Netflix held to ransom after hacker steals new season of ‘Orange Is the New Black’

An anonymous hacker, or hacking group, has released the upcoming season of Orange Is the New Black to a pirate site after Netflix allegedly failed to respond to a ransom demand.

The first 10 episodes of season 5 were stolen during an attack on Larson Studios, an  audio post-production company, in late 2016. Given that Larson Studios is a third-party vendor, Netflix doesn’t have control over the studio’s cybersecurity, but it is ultimately responsible for protecting its own intellectual property.

In a brief statement to the media, Netflix said it was “aware of the situation” and that “the appropriate law enforcement authorities are involved.” However, the biggest statement the company made was in ignoring the ransom.

The attack was “destined to fail”

Victims of cyber ransoms are told time and again to not meet criminals’ demands. However much they value the stolen data, paying the ransom does not guarantee that the information will be returned, and doing so only makes them a target for repeated shakedowns.

In this case, the hacker, or hacking group, who uses the moniker TheDarkOverlord misjudged how Netflix would respond. After spotting a vulnerability in Larson’s security, TheDarkOverlord snuck in and grabbed the available episodes of Orange Is the New Black, Netflix’s most popular show. They then sent a message to Netflix threatening to post the episodes on torrent site The Pirate Bay unless, as Variety reports, they handed over 30 bitcoin (approximately $53,000).

When Netflix refused to respond, TheDarkOverlord wrote a follow-up message, which was posted by security blogger Graham Cluley. “It didn’t have to be this way, Netflix,” it reads. “You’re going to lose a lot more money in all of this than what our modest offer was.”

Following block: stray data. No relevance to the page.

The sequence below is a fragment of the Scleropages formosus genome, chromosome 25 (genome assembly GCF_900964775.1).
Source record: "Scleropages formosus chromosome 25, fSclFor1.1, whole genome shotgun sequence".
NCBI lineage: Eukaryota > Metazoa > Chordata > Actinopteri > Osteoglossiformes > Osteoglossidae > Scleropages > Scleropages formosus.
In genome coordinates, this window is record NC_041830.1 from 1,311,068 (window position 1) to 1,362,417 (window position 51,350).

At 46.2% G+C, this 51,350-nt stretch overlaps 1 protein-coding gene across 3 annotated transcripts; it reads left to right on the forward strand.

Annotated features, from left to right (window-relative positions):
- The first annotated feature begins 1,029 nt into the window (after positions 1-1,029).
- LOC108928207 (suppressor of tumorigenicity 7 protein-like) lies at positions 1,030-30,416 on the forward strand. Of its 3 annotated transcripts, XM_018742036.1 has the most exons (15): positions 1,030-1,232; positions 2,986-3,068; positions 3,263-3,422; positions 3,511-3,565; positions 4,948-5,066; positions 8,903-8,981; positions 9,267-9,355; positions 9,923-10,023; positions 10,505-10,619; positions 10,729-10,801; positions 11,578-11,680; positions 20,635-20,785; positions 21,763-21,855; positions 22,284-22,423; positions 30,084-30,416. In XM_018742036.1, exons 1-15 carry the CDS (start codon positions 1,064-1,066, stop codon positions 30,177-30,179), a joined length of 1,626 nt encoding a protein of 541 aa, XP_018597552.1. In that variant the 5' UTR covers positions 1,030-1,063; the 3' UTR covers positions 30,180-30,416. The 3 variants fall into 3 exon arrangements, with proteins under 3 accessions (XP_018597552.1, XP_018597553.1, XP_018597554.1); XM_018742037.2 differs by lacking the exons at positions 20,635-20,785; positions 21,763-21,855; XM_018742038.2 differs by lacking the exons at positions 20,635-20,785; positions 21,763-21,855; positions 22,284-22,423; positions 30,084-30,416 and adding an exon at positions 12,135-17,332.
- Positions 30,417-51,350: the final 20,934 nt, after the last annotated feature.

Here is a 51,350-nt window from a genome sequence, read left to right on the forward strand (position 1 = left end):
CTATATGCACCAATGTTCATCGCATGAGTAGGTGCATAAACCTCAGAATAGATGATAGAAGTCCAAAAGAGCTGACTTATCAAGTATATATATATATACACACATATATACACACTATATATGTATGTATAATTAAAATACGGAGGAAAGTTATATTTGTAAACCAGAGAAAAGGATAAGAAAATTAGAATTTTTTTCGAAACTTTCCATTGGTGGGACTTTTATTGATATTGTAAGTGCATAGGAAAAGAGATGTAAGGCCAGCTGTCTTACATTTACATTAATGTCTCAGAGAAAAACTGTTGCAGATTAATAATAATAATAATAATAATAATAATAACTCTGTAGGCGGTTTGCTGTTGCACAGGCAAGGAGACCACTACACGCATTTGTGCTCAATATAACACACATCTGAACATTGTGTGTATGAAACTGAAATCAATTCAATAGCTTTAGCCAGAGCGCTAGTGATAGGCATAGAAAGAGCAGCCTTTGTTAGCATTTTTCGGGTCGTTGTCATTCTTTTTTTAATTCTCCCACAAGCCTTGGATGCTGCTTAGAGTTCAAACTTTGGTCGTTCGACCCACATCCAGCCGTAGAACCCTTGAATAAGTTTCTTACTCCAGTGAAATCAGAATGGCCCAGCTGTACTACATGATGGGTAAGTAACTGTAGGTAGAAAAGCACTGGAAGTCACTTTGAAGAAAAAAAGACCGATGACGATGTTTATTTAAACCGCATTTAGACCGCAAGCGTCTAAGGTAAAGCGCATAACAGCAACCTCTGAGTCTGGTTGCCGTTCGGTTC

The problem is that Netflix probably won’t lose very much money at all.

Faced with TheDarkOverlord’s demands, Netflix evidently felt that having one of its products available on torrent sites wouldn’t be a disaster. Its decision may have been made easier by the fact that, even if audiences downloaded the 10 available episodes, they would still need Netflix subscriptions to watch the final three. If anything, the leaked episodes would encourage more people to subscribe to its service.

Given this, Cluley commented that he doubted that Netflix considers the leak “that big a deal.” Meanwhile, Wired said the plan “wasn’t worth even one cent to prevent” and was “destined to fail.”

The futility of the attack has led some to believe TheDarkOverlord never intended for the ransom to be paid, but instead performed the attack to gain publicity.

Preventing breaches with vsRisk

Although the immediate fallout of this breach will probably be limited, it will have no doubt inconvenienced both Netflix and Larson Studios. There’s also the fact that, given the attack on Larson was successful (even if the extortion of Netflix wasn’t), similar attacks are likely to happen in the future.

Production studios certainly aren’t the only new market for cyber criminals to ply their trade. More and more industries that were once seemingly under hackers’ radars must now pay attention to the threats they face and, in turn, address the vulnerabilities to their businesses.

If you’re concerned about your organization’s cybersecurity, you should get started now. One of the first things you’ll need to do is conduct a risk assessment. This can often feel like a daunting task, which is why we recommend the risk assessment tool vsRisk™. Fully compliant with ISO 27001, vsRisk helps you produce an information security risk assessment quickly and easily.

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